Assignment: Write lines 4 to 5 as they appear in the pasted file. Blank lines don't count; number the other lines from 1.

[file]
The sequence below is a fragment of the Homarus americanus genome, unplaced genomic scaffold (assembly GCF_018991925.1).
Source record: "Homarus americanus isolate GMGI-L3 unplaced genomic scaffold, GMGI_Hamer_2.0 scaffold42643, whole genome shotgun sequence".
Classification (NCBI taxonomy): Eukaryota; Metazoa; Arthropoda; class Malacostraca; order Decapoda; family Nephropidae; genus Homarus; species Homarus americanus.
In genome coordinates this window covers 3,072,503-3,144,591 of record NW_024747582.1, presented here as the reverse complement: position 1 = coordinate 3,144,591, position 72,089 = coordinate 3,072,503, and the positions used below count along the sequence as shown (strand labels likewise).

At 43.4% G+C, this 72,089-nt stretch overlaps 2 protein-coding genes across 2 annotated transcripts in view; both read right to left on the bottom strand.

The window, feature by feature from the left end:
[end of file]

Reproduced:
In genome coordinates this window covers 3,072,503-3,144,591 of record NW_024747582.1, presented here as the reverse complement: position 1 = coordinate 3,144,591, position 72,089 = coordinate 3,072,503, and the positions used below count along the sequence as shown (strand labels likewise).

At 43.4% G+C, this 72,089-nt stretch overlaps 2 protein-coding genes across 2 annotated transcripts in view; both read right to left on the bottom strand.